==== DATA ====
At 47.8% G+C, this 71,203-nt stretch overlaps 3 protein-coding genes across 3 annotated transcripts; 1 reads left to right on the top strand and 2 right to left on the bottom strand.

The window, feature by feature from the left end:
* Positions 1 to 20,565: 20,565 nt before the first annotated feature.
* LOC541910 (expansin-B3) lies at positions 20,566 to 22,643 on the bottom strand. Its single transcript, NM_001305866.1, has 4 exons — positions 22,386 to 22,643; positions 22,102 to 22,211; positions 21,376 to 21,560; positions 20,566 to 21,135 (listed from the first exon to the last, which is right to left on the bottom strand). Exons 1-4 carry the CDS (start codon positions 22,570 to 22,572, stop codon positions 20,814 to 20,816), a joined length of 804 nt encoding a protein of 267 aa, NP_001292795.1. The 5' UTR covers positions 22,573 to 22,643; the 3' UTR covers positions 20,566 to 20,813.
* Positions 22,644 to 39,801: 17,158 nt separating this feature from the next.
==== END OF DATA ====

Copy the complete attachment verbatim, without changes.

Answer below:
At 47.8% G+C, this 71,203-nt stretch overlaps 3 protein-coding genes across 3 annotated transcripts; 1 reads left to right on the top strand and 2 right to left on the bottom strand.

The window, feature by feature from the left end:
* Positions 1 to 20,565: 20,565 nt before the first annotated feature.
* LOC541910 (expansin-B3) lies at positions 20,566 to 22,643 on the bottom strand. Its single transcript, NM_001305866.1, has 4 exons — positions 22,386 to 22,643; positions 22,102 to 22,211; positions 21,376 to 21,560; positions 20,566 to 21,135 (listed from the first exon to the last, which is right to left on the bottom strand). Exons 1-4 carry the CDS (start codon positions 22,570 to 22,572, stop codon positions 20,814 to 20,816), a joined length of 804 nt encoding a protein of 267 aa, NP_001292795.1. The 5' UTR covers positions 22,573 to 22,643; the 3' UTR covers positions 20,566 to 20,813.
* Positions 22,644 to 39,801: 17,158 nt separating this feature from the next.